28 September 2015


Lately I've been reading a lot of posts about homeschooling and the benefits of doing so, the evils of common core, and sex education in today's public school system. I thought maybe I'd blog about the school options we're mulling over and my/our thoughts.

In a bit of background, I went to public school for elementary school, was homeschooled throughout middle school, and went back to public school for high school. My experience being homeschooled was unusual in that we were very isolated (I literally had no friends). I was very depressed and hated those awful days.

My husband went to private Catholic school from kindergarden until 8th grade. He then went to a public school for high school. Despite the fact that he wasn't homeschooled, he was surrounded by
people who were. His sister choose to be homeschooled in high school, a majority of his closest friends were homeschooled, and both his married brothers married girls who were homeschooled.

I recognize that there is a "good" and "bad" way to homeschool one's children, and so I don't use my experience up to condemn all homeschoolers. When I married Matt, I married into a very pro-homeschool support group, so I imagined that I would homeschool my kids, at least until high school. I was scared of the risks of public school and felt that homeschooling our kids was the only way to ensure they stayed safe.

And then we had Abigail and our education decisions became directly tied to our therapy decisions. And I blogged endlessly with all my anxious insecurities about whether or not public preschool was the right decision. Spoiler alert: it was.

Abigail is flourishing in the special education program in a way that I could not replicate at home. And I'm okay with that. In fact, now that we are into year 2, Matt and I realized that we're okay with Abigail remaining in the public school system throughout her entire education. It will always have teachers with experience, aides, tutors, coaches, and counselors who can give Abigail opportunities that I can't if I were to homeschool.

The reason that we prefer public school to private school for Abigail is because of government oversight. I realize that sounds pretty crazy to most religious conservatives, but it's the truth. The government sets standards that all public schools must follow - so no matter what school I send Abigail to, I know what we're getting. Private schools are allowed to do whatever they'd like with regard to special ed programs, including having none. So if we wanted to send Abigail to a private Catholic school, I would have to do all of the leg work myself. And I'd need to stay on top of the program should it change.

As I gained a year of public school experience under my belt, I realized that I make a much better super-involved public school mom than I would a homeschooling mom. The patience, stamina, energy, and creativity needed to provide my children with a good education? Yeah, so not my strong suit. But I'm really good at the "involved soccer mom" lifestyle. I read over every newsletters the teacher sends home, I'm eager to have the teacher over for dinner, I'm the first one to respond when the teacher asks for more classroom supplies, I go to the "parenting tips" seminars the school hosts. I look forward to the days when I can chaperon field trips and volunteer as an aide.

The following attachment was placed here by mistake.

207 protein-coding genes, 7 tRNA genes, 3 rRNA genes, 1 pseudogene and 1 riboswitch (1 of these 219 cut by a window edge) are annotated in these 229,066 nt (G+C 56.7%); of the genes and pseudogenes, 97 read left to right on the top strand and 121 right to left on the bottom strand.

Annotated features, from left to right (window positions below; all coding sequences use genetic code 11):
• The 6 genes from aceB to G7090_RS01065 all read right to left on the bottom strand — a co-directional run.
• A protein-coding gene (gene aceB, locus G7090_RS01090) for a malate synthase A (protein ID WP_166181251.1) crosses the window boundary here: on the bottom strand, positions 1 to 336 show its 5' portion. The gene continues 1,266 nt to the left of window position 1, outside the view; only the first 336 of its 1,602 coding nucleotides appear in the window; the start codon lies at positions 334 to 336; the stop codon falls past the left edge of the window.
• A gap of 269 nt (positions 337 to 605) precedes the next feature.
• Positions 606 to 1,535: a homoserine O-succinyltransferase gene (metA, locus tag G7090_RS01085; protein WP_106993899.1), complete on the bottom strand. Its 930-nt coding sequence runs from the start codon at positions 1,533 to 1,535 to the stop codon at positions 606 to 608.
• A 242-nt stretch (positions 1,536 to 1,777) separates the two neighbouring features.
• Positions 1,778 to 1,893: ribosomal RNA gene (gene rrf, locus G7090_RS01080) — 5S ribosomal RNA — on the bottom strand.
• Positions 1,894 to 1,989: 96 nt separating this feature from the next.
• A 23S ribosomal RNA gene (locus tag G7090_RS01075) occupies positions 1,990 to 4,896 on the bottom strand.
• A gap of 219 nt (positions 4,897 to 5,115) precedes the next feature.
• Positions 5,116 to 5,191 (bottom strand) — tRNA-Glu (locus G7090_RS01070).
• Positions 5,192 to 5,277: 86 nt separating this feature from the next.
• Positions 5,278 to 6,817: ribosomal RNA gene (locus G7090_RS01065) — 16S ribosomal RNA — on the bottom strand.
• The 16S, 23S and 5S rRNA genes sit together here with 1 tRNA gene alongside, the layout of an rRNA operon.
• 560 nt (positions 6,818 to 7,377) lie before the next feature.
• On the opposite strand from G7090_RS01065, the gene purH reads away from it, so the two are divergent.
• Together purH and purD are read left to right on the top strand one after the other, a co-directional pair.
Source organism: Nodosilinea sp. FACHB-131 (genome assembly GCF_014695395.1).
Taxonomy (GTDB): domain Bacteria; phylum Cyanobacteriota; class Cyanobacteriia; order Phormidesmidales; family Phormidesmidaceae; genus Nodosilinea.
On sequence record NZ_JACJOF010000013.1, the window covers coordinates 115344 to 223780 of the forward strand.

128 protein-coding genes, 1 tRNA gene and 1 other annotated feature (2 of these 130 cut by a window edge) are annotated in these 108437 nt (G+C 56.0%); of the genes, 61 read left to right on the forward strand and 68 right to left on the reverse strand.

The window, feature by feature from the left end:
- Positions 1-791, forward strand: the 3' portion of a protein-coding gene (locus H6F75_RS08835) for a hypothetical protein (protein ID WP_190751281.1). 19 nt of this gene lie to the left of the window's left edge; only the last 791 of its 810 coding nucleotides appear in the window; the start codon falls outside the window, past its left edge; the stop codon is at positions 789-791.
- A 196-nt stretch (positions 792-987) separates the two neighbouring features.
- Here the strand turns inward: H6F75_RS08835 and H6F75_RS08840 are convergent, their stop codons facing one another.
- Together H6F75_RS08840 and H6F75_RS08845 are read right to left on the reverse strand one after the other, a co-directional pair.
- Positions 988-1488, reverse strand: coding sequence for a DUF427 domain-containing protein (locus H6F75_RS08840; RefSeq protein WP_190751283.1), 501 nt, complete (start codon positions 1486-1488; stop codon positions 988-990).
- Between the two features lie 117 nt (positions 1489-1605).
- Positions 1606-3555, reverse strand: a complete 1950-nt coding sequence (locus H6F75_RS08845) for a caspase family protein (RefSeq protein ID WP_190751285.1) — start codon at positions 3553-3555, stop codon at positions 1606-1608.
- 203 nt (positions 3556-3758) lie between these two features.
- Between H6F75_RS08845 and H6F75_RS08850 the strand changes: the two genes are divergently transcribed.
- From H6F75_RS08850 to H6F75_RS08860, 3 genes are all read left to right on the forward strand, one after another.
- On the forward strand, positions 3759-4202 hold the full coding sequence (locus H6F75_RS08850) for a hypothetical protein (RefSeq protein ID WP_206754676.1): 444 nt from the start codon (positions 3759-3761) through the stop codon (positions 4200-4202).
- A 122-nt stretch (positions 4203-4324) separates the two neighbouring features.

So while we still have lots of time to change our mind, Matt and I would both like to send all of our kids to public school. He understands my hesitation to homeschool and he is a big fan of community involvement. There are certainly risks. Right now I can identify two things we can do to combat those risks. The first: stay away from the hysteria. Yes, California may be doing crazy things and there may be a gay high school teacher in Massachusetts with a nasty agenda, but I live in Michigan and those states do not concern my girls. I need to stay focused on the curriculum at our school in our childrens' grades. The second: provide a strong family support system. I believe one-on-one time, regular family activities, and two involved parents will give them the most powerful tools possible to combat bad influences: self-confidence and loving support.

Public school means the some benefits of homeschool are out, but I can supplement my kids' schooling in other ways:
-I like the benefits of year-round schooling, so I plan to homeschool my kids during the summer. They'll get a religion class, a literature class (I promise that no matter how fabulous the books they're reading in schools, I will find gaps. I'm an English major, I can't help it.), a class in a subject they love, and a class in a subject they struggled with that year.
-I don't think we'll start the rest of our kids in school till kindergarten or first grade. I'll look more critically at it when we reach that age, but I definitely agree that kids learn through play and shutting them up in a classroom setting can be detrimental to learning.

So that's where I stand right now. The best part of school decisions is that you can change your mind every year, so maybe one day we will send our kids to private school or homeschool them. But right now I just wanted to explain the position of one politically conservative, practicing Catholic whose plan is public school.

20 September 2015

September Date

For our September date, Matt and I went to a Michigan State football game. It was actually my idea, I'll have you know. We're alumni of MSU, so it was a very exciting return to campus - getting caught up in the excitement of the buzzing fans, feeling the beat of the drumline warming up, enjoying the trombones practicing the fight song as we meandered around the beautiful campus.